A Good Auld-fashioned Road Trip

With the summer fast approaching, what better way to celebrate than a good “auld-fashioned” road trip! That’s right, road trip. I have been doing a lot of reading over that past year during my travels back and forth between New Hampshire and South Carolina and a lot of that reading has been focused around the Civil War. I am not sure what my fascination about that period in American History is all about, but one of the most prolific American architects had a similar one. In 1938, Frank Lloyd Wright was commissioned to design a southern plantation for C. Leigh Stevens in the low country town of Beaufort County South Carolina known as Yemassee just west of Charleston. According to Beaufort County Open Land Trust, “Stevens reorganized the Savannah River Lumber Company, and as a fee for his services the company gave him several tracts of land. C. Leigh Steven’s combined Old Brass (formerly Mount Pleasant, Mount Alexander, Richfield, Old Combahee, and Charlton to form a large piece of property. He then commissioned Wright to build a plantation complex that represented a working farm. A new kind of plantation, one that would address issues of contemporary use and economics while remaining strongly evocative of its southern location. Wright was credited for naming the complex Auldbrass.”

So now that we have our location set, as with any road trip, it’s always good practice to pull out a road map just in case you want to know where you are going. In this day and age, it’s a lot easier to Google Map Quest which calculates the distance to Yemassee, SC, at 1,018 miles from downtown Elm Street in Manchester, NH. If you decide to drive straight through, which I do not recommend, it will take approximately 16 hours and 5 minutes. A majority of your trip will follow the I-95 corridor along the eastern seaboard and take you through 10-states and the District of Columbia. Along the way, you will have opportunities to visit many historical sites, some of which you have read about or heard about over the years. I can assure you that the most unusual, will be the only southern plantation designed by Wright known as Auldbrass.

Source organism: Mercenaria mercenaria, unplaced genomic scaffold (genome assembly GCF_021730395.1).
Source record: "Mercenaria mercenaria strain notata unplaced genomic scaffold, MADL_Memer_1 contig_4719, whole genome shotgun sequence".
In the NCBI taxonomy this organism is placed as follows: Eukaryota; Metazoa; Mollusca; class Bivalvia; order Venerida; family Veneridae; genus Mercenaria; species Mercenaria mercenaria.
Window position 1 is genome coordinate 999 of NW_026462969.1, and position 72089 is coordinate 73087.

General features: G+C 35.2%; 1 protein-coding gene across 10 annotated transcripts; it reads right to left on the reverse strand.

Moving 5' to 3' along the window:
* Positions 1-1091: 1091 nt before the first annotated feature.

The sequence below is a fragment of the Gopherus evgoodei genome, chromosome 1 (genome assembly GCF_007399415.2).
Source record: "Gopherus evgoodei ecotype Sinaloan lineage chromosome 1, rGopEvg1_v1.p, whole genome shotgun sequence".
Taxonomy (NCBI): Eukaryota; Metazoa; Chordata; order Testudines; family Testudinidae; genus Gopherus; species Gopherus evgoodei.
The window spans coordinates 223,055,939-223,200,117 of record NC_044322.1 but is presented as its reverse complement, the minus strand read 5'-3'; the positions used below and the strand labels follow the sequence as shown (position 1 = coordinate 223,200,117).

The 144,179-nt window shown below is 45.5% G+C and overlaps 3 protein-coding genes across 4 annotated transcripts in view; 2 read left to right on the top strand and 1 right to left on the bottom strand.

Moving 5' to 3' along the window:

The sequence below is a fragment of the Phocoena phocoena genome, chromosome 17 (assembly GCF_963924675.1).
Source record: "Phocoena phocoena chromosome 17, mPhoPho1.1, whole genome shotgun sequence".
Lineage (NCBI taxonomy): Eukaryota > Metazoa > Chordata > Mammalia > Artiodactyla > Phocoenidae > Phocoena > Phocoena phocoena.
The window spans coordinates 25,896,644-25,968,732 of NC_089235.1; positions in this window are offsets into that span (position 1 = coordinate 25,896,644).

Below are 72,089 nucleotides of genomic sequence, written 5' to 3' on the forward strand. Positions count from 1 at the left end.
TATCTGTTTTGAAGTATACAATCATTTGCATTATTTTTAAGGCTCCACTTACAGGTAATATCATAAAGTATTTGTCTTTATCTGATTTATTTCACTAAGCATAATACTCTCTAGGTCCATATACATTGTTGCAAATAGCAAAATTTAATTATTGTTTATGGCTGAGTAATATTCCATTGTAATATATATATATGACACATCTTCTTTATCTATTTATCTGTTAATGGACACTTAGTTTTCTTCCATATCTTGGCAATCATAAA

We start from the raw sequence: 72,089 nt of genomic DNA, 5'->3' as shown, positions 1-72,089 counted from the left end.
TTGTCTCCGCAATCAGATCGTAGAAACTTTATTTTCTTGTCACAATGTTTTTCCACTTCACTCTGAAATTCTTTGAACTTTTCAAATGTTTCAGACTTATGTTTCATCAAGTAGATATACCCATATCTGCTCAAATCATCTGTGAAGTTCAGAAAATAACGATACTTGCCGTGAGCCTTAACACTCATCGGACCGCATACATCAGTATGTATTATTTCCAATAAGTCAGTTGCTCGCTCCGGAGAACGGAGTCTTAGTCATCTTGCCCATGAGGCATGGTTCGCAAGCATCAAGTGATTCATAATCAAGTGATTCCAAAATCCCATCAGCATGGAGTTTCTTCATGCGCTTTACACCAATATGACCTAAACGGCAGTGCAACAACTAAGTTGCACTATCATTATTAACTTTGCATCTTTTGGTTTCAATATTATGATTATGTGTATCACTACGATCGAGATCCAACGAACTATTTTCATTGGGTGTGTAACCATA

As it turns out, when construction started on the plantation in 1940, World War II was just around the corner and with materials and supplies being relegated to the war effort and in short supply, construction soon came to a halt. Work started again after the war, but building material shortages continued. Stevens in the meantime suffered from personal as well as financial upheaval until Wright’s death in 1959 and his own death three years later. The project remained unfinished and the house fell into disrepair over the years. In the early 1980s, celebrated movie producer Joel Silver purchased the plantation and began his quest to not only “rescue it from decay, but also to complete it as Wright had envisioned, and as Stevens had wished. It stands at last as the archetypal image Wright conceived…” Edgar Kaufman junior, the celebrated Wright scholar, considered Auldbrass one of Wright’s most important designs.

The house itself has a very familiar quality to it, especially to those who have toured the Zimmerman house in Manchester, NH. Once you see the plantation, the comparisons are obvious, even though the scale of the home dwarfs the Zimmerman house. All of the qualities and character that Wright employed there have been recreated in Auldbrass many times over. What makes this example of one of Wright’s last works so unique is his application of modern design in an attempt to bring back a “lost lifestyle.” The traditional “southern plantation” has a certain look and appeal, but a consistent feature between Wright’s design and the traditional southern plantation is the open and permeable exterior, a hallmark of his Usonian work.

So that’s my brief history of Auldbrass. I still have many miles to go before I reach my destination, and I hope that you will have a chance to explore all this country has to offer in a good Auld fashioned road trip this summer. As it turns out, Yemassee was the site of the little known Civil War Battle of Pocotaligo. On October 22, 1862, 4,200 Union soldiers descended on the area from Hilton Head South Carolina. After a day of fighting with confederate rebels, Union troops retreated back to their flotilla and returned home to Hilton Head. It seems the architectural history of the area was a lot more interesting. Safe travels! 

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